Creation, Science, and Unity (and Bonhoeffer)

Today I attended a series of lectures by Dr. Glen Klassen, a microbiologist, on the topic of Theistic Evolution.  I found it highly interesting, not least because I’ve never actually heard someone defend the position before, much less argue for it.  I was always under the impression that Theistic Evolution was a cop-out, the easy out for those who didn’t want to fight the good fight against Creationism, or better yet, Intelligent Design.  Let it be known from the get-go that I know very little about these topics except what I’ve been told by people who probably know at least as little.  I’m also well aware that I’ve changed camps on this issue just about every time I’ve heard someone actually articulate their position (and cut the other positions down).  This lecture had something different though, something that appealed to the theologist in me (and the Bonhoeffer in me), so much so that I’ve decided to write my Ethical Reflection paper on the subject.  This is my dry run, so here goes:

For the past 150 years or more, the debate has raged between scientists, theologians, politicians, schoolteachers, and preachers about the origin of species, and quite often specifically about The Origin of Species.  Were human beings created ex nihilo, or did they evolve over millions of years?  Is the earth 6,000 years old, or 4 billion?  What does the Bible say, and what do scientists say, and is there any middle ground?  Should one carry more weight than the other?  What are the ethics involved in our stance on these issues?  Is it ethical to limit school curriculum to one side of the issue or another?  What effect do these views have on the way we live our lives?  The questions raised by this issue are too numerous to address here, so instead I’ll attempt to single out one view that I am coming to believe is scientifically favoured and theologically and ethically superior and consistent as compared to the other views.

Intelligent Design is a rising star in this debate, earning new loyalty from the disenfranchised Creationists who are still stinging from the Scopes trial and the new crowd that’s too young to know what the Scopes trial was.  Mainstream scientists, on the other hand, call ID the new Creationism, and maintain that it’s exactly the same thing trying to pretend that it’s not.  I’m no scientist, so I won’t even try to comment on the scientific issues at hand, but I can tell that Intelligent Design (ID) and Creation Science (CS) have one thing in common: they make a pivotal assumption about God and the way He interacts with the world.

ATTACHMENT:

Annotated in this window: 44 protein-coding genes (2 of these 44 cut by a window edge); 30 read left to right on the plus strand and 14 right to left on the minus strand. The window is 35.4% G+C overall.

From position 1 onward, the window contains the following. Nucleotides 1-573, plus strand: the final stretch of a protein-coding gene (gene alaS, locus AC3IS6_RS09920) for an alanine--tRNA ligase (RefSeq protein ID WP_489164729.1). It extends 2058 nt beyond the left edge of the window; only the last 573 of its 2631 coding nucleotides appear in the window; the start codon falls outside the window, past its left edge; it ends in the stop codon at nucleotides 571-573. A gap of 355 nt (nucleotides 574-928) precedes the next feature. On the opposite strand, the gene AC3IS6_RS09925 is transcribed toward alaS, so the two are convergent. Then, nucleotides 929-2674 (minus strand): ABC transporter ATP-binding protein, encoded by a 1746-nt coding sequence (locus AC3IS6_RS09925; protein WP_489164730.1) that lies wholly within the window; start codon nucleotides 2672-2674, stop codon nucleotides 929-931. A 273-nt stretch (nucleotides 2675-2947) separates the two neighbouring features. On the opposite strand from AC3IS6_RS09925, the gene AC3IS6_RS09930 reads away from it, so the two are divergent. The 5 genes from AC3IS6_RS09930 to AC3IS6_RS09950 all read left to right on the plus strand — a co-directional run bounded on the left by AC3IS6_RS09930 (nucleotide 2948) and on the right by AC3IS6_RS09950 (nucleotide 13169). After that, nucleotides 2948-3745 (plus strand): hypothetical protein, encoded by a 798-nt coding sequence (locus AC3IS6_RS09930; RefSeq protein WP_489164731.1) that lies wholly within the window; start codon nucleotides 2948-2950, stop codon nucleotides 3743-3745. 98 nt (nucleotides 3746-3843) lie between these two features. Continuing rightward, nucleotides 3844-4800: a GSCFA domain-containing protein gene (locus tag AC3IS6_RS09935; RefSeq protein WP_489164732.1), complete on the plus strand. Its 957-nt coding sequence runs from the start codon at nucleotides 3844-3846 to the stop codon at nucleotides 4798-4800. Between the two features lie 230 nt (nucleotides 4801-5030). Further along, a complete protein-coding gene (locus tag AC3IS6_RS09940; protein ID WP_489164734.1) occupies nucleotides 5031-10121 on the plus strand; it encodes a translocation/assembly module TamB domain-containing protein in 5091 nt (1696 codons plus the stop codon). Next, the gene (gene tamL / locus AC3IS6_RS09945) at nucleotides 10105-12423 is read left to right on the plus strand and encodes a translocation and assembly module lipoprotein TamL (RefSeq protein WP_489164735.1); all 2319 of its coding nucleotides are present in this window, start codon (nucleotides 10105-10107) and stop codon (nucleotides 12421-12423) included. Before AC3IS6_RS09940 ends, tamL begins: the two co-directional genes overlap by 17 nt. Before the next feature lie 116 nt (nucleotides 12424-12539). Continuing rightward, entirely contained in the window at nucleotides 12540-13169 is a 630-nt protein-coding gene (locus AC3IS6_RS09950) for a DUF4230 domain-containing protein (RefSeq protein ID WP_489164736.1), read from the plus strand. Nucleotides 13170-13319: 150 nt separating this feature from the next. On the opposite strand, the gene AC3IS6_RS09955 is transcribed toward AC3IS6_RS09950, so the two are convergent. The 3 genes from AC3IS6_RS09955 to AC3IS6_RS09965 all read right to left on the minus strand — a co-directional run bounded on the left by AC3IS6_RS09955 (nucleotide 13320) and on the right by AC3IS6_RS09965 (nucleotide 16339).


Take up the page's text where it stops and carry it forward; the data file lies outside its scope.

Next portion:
Intelligent Design has made a discipline out of finding evidence of God in nature, or as Dr. Klassen referred to it, “catching God in the act.”  They recognize that much of the natural world is so complex and specific that its design is quite evident; they see the obvious design in nature as obvious evidence of a designer (which is a much simpler explanation than random mutations over billions of years that lead to increasingly complex creatures).  So they continue to look for these “fingerprints” of God, or some other designer (who the designer is has little relevance to their discipline, as they seek only to show that things have been designed).  Creationists, on the other hand, generally start with the assumption of a six-day creation by God ex nihilo (out of nothing), just as is stated straightforwardly in Genesis.  As any other person with an obvious bias, they champion evidence that fits their bias and downplay evidence that challenges their bias (evolutionists do it too).  They work to figure out the science of biblical events like creation and Noah’s flood.  The thing that Creation Science and Intelligent Design have in common is that they both assume that God stands outside of creation, occasionally reaching into it to do something miraculous, something outside the rules of this world, whether that be performing miraculous healings or raining down sulfur and brimstone or creating the world.

This is a very common viewpoint, so it didn’t hit me right away what was wrong with it.  I mean, of course God is outside of creation; he’s up in heaven, right?  Jesus ascended into the sky!  And when miracles happen, they obviously break the laws of physics or chemistry or biology.  It makes perfect sense, except that that’s completely different from what the Bible teaches.  Paul said “in him we live and move and have our being.”  Christian theology maintains that God is still actively creating in this world, and that he actively sustains everything that exists.  He’s here, and he’s busy.  This raises the obvious question: if he wasn’t here, sustaining everything by his providence, then where is he and what’s he up to?  What does God do, in a given day, if he’s not interacting with his creation?  This might sound incredibly anthropocentric, but it is; everything we know about God and the universe is focused on how he relates to us, and from what he’s told us we get the idea that we’re very, very important to him.  The ID and CS assumption that God is somewhere else and occasionally checks in to do something wild and “supernatural” is actually quite a lot like Deism, except Deists don’t even expect God to show up and do anything at all.